by Asa Salas
Imagine yourself on a perfect sandy beach, half naked and covered in suntan lotion. Roll around in that perfect sand - feel how it sticks to your body - how it works its way into every nook and cranny.
Ok, without rinsing off, grab your trail shoes and go for a 10 mile run. How's that feel? A wee bit chafed?
Now go look at your favorite bike. Is the chain black? Do the teeth on the front chain rings look like they have been eating mud pies and dirt cookies? Grab a rear derailleur pulley between your fingers and rub them together. Remind you of your day at the beach? That nasty, gritty buildup will grind up your drive train like sand in your shorts will grind up your, well, you get the idea. Road or mountain, every bicycle requires a good scrubbing now and then. I guarantee components will last longer, run quieter, and perform better when cleaned regularly and thoroughly.
First, get a portable bike stand if you don't have one already. A stand will get the bike up off the ground, preventing your lower back from urging you to skimp on the details and go lie down. Lean the bike against the fence if you have to, but you may soon tire of it falling over and hitting you on the head.
Next, assemble your cleaning supplies. You will need:
Cleaning your bike involves removing the wheels & the chain. Take a good look at your chain routing - the way your chain travels around the cogs and pulleys. Familiarize yourself with how your drive train fits together so that you'll feel comfortable when the time comes to put it all back together again.
Put your bike in the bike stand and remove the front and rear wheels. This will allow more access to those hard to reach areas.
To remove the rear wheel, shift to the smallest cog and disconnect the brakes. On a road bike, simply flip the release lever at the side of the brake to the "open" or "up" position. For V-type brakes, (typically found on mountain bikes) push both of the brake arms simultaneously against the rim. This will create enough slack in the cable to remove the aluminum "noodle" from the slot on the brake arm. Now the wheel can be removed without damaging the brake pads.
To drop the wheel, pull the quick release lever to the "open" position. It may be necessary to open it further by loosening the nut on the opposite side. Slide the wheel out carefully past the rear derailleur. Presto! The front wheel is even easier to remove.
Fill the bucket or dishpan with hot water and lots of dish soap. Now remove your chain. If you have a Shimano chain, this will require a chain breaker tool and a new Shimano connector pin. Follow the directions that come with the tool to break the chain, then drop that filthy beast in the bucket of soapy water. (Hint: skip the connector pin and get a Sachs Power Link from your favorite shop, they work dandy).
If you have a Sachs chain, you can disconnect it at the Power Link, the best invention since V-brakes. The Power Link is easy to spot, since it is a different color than the rest of the chain, usually black or gold. You may have to wipe off the chain to find it at first. You will notice that both plates on the Power Link are slotted in front of the connector pin. Gently wiggle the pins toward the center of the link. Once the pins reach the ends of the slots, the chain will come apart. It may be necessary at first to lube the Power Link for it to release with ease. While the chain is apart, practice connecting and disconnecting the link until it is a no-brainer.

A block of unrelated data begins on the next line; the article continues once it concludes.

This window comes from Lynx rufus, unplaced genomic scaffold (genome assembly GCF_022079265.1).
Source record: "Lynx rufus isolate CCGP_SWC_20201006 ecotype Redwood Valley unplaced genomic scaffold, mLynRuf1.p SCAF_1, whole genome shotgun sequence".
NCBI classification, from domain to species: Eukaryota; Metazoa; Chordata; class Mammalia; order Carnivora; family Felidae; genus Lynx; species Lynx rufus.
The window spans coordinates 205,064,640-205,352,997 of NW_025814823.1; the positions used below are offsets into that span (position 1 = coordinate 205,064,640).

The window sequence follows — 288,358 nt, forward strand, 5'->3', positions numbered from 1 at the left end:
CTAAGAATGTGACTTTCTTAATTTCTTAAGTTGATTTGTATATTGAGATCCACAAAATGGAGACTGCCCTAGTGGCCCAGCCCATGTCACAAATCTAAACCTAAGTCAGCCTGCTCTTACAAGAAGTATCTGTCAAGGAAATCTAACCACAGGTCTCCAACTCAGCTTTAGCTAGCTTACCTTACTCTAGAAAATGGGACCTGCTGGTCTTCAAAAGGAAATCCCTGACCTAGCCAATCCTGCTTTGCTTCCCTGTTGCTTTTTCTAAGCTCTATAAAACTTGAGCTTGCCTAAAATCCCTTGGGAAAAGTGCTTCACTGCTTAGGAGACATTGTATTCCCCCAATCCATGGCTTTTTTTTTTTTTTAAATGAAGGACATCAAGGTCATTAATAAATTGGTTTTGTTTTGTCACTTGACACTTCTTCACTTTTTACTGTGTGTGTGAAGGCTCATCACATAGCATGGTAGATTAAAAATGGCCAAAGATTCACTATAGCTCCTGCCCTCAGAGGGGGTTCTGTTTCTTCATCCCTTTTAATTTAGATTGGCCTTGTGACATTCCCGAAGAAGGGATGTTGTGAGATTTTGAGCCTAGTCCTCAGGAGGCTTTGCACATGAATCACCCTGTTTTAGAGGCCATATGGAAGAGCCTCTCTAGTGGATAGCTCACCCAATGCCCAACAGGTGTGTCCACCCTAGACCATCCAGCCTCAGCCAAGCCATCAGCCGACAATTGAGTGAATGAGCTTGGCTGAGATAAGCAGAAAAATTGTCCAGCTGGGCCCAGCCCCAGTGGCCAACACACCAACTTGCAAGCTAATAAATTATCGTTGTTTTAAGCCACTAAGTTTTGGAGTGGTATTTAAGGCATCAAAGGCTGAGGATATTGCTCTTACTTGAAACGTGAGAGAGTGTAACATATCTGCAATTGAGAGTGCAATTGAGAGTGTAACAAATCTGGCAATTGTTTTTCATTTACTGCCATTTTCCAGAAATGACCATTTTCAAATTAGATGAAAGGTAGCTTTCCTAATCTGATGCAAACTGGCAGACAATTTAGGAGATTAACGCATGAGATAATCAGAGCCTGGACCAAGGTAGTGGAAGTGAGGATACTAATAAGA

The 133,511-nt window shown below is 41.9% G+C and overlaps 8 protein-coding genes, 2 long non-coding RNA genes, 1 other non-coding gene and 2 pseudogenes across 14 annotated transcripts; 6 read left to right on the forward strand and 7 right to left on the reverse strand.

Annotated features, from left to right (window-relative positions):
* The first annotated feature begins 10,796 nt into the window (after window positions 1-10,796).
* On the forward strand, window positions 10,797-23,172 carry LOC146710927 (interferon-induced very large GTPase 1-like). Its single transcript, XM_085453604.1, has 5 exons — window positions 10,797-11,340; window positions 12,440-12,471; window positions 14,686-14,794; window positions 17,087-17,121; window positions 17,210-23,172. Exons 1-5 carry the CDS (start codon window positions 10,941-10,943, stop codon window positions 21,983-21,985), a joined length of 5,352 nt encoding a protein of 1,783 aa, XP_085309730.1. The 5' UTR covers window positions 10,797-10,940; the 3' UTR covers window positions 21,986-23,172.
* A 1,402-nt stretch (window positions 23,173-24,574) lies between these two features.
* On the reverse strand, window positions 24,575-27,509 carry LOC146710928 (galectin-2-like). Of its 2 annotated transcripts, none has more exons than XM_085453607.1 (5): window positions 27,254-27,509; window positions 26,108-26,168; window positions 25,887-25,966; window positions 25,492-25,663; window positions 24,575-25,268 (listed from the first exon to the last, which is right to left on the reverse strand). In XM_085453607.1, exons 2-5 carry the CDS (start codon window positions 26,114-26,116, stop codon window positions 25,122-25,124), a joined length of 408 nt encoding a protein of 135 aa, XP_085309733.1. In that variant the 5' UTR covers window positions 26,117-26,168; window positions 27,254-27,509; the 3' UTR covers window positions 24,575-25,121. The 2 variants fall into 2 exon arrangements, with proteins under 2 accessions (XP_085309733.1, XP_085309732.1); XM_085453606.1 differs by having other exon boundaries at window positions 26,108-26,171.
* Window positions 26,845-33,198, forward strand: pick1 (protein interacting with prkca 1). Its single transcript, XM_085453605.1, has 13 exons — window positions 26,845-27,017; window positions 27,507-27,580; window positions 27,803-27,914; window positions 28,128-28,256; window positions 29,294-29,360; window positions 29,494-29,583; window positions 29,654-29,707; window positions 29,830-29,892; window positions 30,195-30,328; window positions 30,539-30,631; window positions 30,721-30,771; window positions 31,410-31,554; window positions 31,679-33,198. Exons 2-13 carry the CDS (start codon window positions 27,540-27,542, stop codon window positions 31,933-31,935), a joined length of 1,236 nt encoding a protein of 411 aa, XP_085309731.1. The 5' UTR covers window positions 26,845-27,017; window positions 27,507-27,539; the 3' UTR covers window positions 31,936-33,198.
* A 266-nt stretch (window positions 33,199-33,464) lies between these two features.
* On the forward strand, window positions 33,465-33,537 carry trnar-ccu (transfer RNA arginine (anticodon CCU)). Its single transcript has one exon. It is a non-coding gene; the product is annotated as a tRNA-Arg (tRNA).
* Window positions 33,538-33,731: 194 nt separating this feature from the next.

Now that the chain is off and soaking, grab the sponge, and wipe down the frame and fork with soapy water. This should be easy with the wheels off. Next, spray the chainrings and the derailleur pulleys with citrus degreaser. Let that sit for a few minutes while you fish the chain out of the bucket. Shake off the excess water and spray the chain with degreaser, soaking it thoroughly, then hit it with the small brush.
Now drop the chain back in the soapy water and unleash the fury on those chainrings. Use the big brush to knock loose the big stuff and the small brush to get the leftovers. Be sure to get all the sludge out from between the teeth where the chain rides. It is not easy to remove all the junk from your chainrings, but with a little patience it can be done.
Once the chainrings sparkle, hit the front derailleur and pedals with the small brush and soapy water.
The rear derailleur pulleys will likely require the scrubber side of the sponge to free them from chain sludge. Do this by pressing the scrubber side against one side of the pulley while turning it with the other hand; this will scrape off the buildup. Once the pulleys are clean, use the small brush and sponge to clean the rest of the derailleur. Don't be afraid to be anal about cleaning your drive train - your bike is just a fancy scooter without it!
Brakes are just as important and often just as neglected as the drive train. Apply the small brush and soapy water to them as well. Take the opportunity to inspect the pads for wear and replace them if necessary. If the pads look glazed or shiny, gently rub the surface with a little sand paper to remove the glaze. Also remove any metal chunks from the pads with a pointy tool (be creative). Performing these small tasks will improve braking quality and extend the life of the rim.